Final Destination 5 Movie Review
The Final Destination franchise has been around for over a decade, and its fifth edition - Final Destination 5 - debuts today. The original is a horror classic, a unique spin on the typical slasher flick with an invisible, unbeatable villain. The sequels just rehash the same story, albeit with worse actors and shoddier production values.
But after attending a preview screening on Wednesday, I realized that with the other sequels, I'd been missing something: the audience. I watched Final Destination 2, Final Destination 3 and the confusingly titled The Final Destination (so much for "final") on DVD, not wanting to waste my time or money on them in theaters. As I discovered, however, a rowdy, urban crowd is exactly what Final Destination 5 needed.
Final Destination 5 is one of the most comically graphic movies of all time, full of head splattering, spine-ripping, eyeball gouging goodness. The gore is all over the top but exactly what the audience wants and expects, judging by their reaction the other night.
Every time a screw came loose or director Steven Quale even hinted that something was about to happen, the audience would react loudly and verbally, sometimes shouting back at the screen in utter bliss and horror. It was one of the funniest things I've ever witnessed and made the entire Final Destination 5 experience well worth it.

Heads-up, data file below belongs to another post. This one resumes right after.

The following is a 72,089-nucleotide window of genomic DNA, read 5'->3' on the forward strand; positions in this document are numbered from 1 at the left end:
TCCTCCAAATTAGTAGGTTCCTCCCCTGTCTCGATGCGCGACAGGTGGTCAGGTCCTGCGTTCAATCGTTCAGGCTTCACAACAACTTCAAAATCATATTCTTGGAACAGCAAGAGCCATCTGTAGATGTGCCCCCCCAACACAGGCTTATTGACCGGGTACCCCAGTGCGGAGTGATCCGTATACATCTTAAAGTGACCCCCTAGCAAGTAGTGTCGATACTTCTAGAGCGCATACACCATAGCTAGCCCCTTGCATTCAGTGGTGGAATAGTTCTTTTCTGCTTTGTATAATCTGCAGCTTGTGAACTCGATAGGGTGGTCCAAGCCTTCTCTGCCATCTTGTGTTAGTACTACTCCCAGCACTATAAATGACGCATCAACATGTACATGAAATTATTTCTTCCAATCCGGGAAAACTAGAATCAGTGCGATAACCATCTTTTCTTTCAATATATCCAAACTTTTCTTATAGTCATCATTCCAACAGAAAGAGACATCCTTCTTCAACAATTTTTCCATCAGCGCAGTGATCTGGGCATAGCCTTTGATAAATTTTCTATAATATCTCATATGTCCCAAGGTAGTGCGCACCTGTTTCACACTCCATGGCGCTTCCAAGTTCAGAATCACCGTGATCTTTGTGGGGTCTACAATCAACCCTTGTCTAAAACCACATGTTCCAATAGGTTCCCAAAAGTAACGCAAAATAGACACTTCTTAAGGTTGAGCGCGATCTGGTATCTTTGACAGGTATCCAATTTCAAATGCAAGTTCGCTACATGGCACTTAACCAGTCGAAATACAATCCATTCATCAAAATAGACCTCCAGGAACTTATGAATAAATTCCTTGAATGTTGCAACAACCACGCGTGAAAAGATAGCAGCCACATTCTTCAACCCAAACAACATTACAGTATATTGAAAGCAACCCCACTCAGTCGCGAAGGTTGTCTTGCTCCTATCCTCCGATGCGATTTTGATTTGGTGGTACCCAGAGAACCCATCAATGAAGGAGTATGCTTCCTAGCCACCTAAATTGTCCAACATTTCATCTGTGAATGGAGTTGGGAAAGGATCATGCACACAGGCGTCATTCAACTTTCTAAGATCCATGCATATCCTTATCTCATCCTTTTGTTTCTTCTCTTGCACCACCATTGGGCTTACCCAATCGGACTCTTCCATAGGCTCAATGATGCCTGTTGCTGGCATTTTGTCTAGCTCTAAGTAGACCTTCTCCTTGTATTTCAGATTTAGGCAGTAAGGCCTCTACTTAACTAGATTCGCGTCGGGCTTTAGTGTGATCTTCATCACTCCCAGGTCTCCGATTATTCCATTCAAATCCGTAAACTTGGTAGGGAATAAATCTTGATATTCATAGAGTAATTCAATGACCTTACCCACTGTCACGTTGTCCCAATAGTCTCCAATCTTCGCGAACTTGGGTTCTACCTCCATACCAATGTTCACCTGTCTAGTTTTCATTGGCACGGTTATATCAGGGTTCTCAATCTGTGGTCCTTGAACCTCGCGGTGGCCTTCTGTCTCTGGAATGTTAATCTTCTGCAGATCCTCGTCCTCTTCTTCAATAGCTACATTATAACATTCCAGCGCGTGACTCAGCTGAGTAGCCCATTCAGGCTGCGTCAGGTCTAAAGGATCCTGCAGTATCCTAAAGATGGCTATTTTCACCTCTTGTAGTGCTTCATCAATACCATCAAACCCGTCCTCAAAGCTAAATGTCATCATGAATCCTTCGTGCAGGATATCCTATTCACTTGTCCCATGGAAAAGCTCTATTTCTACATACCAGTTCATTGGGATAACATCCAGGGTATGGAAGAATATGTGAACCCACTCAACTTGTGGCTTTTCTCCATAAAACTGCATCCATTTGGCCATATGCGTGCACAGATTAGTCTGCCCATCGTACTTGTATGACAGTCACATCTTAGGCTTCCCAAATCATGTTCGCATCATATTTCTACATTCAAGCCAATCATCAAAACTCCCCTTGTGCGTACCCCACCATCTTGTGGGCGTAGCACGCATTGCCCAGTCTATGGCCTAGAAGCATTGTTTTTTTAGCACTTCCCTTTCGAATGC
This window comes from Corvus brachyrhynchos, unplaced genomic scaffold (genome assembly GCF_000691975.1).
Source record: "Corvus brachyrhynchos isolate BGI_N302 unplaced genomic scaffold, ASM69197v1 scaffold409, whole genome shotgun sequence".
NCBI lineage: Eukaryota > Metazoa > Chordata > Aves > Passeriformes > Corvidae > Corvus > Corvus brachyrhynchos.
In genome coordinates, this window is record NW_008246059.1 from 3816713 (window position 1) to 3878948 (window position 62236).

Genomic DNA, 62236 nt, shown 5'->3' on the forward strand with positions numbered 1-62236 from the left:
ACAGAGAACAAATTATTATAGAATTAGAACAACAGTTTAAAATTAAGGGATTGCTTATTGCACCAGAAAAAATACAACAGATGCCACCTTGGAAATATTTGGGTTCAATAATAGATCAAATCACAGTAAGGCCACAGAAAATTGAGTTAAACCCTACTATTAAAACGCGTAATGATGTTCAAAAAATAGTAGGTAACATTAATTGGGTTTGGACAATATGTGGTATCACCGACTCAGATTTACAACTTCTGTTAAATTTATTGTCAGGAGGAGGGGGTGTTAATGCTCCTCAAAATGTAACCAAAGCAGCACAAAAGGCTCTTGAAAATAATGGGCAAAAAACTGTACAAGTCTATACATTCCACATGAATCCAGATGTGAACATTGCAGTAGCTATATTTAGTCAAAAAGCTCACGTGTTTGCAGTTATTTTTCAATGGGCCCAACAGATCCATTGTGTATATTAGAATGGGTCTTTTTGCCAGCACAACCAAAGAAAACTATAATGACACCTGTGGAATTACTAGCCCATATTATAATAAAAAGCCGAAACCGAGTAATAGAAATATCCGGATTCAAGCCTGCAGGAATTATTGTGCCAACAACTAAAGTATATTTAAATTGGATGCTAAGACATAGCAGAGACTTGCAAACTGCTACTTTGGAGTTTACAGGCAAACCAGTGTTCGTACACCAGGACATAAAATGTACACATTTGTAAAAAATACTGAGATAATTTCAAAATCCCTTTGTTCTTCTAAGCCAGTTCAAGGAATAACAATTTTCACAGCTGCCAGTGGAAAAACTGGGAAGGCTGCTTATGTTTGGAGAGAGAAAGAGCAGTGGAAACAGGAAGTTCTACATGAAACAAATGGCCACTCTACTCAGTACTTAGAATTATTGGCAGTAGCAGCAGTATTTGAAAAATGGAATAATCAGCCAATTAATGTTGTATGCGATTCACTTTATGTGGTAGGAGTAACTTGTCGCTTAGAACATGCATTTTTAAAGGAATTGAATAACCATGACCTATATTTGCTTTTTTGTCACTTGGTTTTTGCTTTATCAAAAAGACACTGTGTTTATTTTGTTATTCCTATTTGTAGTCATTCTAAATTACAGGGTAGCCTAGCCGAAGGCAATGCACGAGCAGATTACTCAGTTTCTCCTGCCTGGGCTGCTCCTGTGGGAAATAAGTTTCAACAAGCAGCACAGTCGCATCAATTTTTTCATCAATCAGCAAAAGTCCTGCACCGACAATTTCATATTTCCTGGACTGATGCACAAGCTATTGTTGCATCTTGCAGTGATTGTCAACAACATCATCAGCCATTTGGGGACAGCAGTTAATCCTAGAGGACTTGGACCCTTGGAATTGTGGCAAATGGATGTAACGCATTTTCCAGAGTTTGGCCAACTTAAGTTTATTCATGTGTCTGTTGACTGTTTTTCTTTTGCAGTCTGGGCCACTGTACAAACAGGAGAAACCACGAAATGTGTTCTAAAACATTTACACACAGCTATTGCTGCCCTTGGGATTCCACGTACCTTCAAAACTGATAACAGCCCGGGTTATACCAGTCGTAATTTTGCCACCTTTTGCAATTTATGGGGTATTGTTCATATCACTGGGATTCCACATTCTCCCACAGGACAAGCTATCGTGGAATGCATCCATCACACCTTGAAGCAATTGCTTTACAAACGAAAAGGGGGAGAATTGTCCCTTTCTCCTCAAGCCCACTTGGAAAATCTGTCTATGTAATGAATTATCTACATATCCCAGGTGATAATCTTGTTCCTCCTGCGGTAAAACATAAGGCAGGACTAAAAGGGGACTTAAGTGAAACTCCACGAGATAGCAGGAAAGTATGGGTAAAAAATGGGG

The movie is stupid. The dialogue is cringe-inducing. The acting ranges from adequate (Nicholas D'Agosto and Emma Bell) to downright terrible (Miles Fisher). It has no right to be as fun as it is, but it is.
The audience made the movie a blast, but quasi-rookie director Steven Quale contributed to the effort - as well as what appears to be a bigger budget. The movie's special effects are noticeably better, the death sequences more gripping and gruesome. The bridge disaster sequence is legitimately exciting and massive in scope.
In other words, Final Destination 5 feels like the filmmakers tried, which is a step up from several of the piss-poor sequels.
I won't go so far as to recommend seeing Final Destination 5, but watching the movie with a wild, sold-out crowd really enhances the experience. On its own, the movie is surprisingly entertaining and does what it is meant to do. The 3D is bad, but it did force Quayle to amp up the gore to a new level of absurdity. I can't believe I'm saying this, but... recommended.
Review by Erik Samdahl unless otherwise indicated.